The recent economic downturn has many people striving to bring US GDP growth back up to its historic levels of about 3%. This growth should be considered against a backdrop of 1% or less population growth. Many forward looking economists see continuing compound growth in GDP as an impossibility given that current world populations are pushing against natural limits. As we approach (some say we have passed) these limits, continued growth in consumption requires increasing exploitation of diminishing natural capital such as forests, soils, fresh water systems, fisheries, etc. This can be termed uneconomic growth. Many pundits point to the current economic crisis as a failure of the finance sector and the common solution espoused (after improving regulation in the financial sector) is to increase consumption – this can be explained by the fact that 70% of the US economy is retail driven. But is this a real solution? Should our economy be 70% based on consumption – especially since we are only producing a fraction of what we consume, buying massive amounts of oil from countries antagonistic to US interests, and increasing our trade deficit with China as we purchase more and more products that don’t really create deep satisfaction and end up in landfills?
What if the “financial” crisis is based on a deeper crisis emanating from a global economy reaching its limits to healthy growth? What if we are deep into uneconomic growth and really what we are seeing are the first clear signs that we are heading towards a steady-state economy with zero real growth in GDP. The signs are overwhelming that we are at or over the limits to healthy growth. Climate disruptions and the hottest decade on record, an ever expanding list of extinct and endangered species, decreasing forest cover, expanding deserts, fisheries on the brink of collapse, coral reefs bleaching and dying, massive islands of plastic in our seas, man-made chemicals being found in all of us and even in species on the edge of civilization such as polar bears; the list is endless and frightening. Is the economic crisis just part of a global ecological crisis? Are we heading towards a steady state economy?
A steady state economy is similar to an ecosystem in a “dynamic balance”. The balance comes from a diverse set of interactions in which growth in some elements is checked by growth in others such that the overall system remains in a steady state – regardless of various internal dynamics. What would the global economy look like in steady state? It would not be stagnation as companies and countries that did not adapt to the changing (dynamic) conditions would diminish (economically speaking) and those companies and countries that moved the most rapidly to exploit the new dynamic balance would have the best chance. Nor would a steady state economy reduce technological and social innovation – on the contrary. Innovation would be spurred by competition for efficiency, sustainability, effectiveness and value generated.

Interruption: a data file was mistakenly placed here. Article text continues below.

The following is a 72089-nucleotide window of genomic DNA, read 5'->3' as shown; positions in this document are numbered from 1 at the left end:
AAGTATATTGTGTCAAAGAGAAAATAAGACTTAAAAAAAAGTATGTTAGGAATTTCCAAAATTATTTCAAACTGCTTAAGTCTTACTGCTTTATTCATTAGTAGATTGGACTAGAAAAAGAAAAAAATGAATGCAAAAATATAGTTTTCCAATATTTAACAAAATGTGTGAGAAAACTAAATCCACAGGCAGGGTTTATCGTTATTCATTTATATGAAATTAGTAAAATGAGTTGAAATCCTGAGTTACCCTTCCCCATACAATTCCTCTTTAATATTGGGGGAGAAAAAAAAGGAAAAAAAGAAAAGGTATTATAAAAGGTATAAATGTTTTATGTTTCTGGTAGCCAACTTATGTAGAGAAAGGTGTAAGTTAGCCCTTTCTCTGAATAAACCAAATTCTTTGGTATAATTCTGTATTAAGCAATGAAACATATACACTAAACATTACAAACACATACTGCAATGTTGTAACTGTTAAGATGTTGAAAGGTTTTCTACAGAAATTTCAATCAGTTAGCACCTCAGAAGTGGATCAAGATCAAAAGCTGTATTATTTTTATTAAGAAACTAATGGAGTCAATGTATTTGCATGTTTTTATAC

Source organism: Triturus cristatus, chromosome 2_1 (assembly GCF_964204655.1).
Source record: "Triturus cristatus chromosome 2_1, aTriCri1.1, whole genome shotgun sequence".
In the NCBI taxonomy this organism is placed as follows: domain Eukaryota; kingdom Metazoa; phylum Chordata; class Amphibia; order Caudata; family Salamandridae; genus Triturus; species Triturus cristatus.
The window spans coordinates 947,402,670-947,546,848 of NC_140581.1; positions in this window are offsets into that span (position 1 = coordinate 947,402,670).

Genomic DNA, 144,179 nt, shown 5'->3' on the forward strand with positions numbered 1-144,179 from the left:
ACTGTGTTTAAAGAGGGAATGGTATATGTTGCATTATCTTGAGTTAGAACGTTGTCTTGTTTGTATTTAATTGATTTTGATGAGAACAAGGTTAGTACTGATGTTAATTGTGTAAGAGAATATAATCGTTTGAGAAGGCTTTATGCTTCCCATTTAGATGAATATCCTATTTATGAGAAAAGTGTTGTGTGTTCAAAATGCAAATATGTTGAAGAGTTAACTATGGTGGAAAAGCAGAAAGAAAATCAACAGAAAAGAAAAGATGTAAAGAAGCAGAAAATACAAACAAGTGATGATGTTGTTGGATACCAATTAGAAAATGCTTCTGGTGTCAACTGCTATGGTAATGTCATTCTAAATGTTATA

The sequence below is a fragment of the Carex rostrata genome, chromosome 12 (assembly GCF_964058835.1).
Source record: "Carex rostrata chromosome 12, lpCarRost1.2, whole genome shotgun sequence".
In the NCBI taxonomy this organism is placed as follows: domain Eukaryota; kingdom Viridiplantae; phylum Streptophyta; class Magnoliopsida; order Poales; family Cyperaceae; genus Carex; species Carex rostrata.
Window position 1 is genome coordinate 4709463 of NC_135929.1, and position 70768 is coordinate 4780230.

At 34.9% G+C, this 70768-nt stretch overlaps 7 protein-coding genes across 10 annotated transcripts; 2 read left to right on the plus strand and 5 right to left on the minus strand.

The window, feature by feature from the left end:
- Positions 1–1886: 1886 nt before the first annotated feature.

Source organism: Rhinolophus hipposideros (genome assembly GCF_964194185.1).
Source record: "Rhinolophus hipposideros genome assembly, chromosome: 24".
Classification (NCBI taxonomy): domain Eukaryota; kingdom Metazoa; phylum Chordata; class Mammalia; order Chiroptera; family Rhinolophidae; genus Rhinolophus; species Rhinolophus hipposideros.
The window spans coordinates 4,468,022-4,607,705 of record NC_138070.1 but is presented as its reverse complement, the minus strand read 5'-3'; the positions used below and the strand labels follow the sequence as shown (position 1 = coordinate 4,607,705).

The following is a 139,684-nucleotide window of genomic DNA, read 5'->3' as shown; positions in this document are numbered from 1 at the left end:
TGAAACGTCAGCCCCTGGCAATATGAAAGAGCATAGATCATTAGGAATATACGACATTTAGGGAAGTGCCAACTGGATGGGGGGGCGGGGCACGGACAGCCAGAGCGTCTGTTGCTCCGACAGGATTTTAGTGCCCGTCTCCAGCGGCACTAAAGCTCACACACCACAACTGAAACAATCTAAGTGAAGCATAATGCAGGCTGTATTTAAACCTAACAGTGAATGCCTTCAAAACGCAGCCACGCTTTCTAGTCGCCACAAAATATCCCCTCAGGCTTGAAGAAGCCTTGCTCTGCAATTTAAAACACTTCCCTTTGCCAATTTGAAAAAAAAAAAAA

One of the greatest opportunities in the world today is the emergence of sustainable businesses: clean energy being one obvious example. Clean energy and transportation create environmental, social and economic value and many companies are striving to capitalize on this opportunity. So even with the economy (especially GDP) remaining flat, there are enormous opportunities to create value and grow companies. Competition will be higher because the size of the economy (especially raw material consumption and waste generation) will not continue to expand on a planet with limited land, water, sunlight, and atmosphere. But perhaps the most important opportunity will be that as we consume less stuff, we will have more time to live better lives with family, friends and community. These turn out to be much greater generators of happiness then material consumption. Turn off the TV and go for a walk.
For an interesting perspective on the idea a steady state economy in Japan read New York Times Op-Ed Contributor: Japan and the Ancient Art of Shrugging by NORIHIRO KATO.
For more on the topics discussed above, read the book by Gus Speth “Bridge at the End of the World” and works by Herman Daly.
For more information on Mission Markets, visit www.missionmarkets.com.
– David Meyers, a member of the Mission Markets Team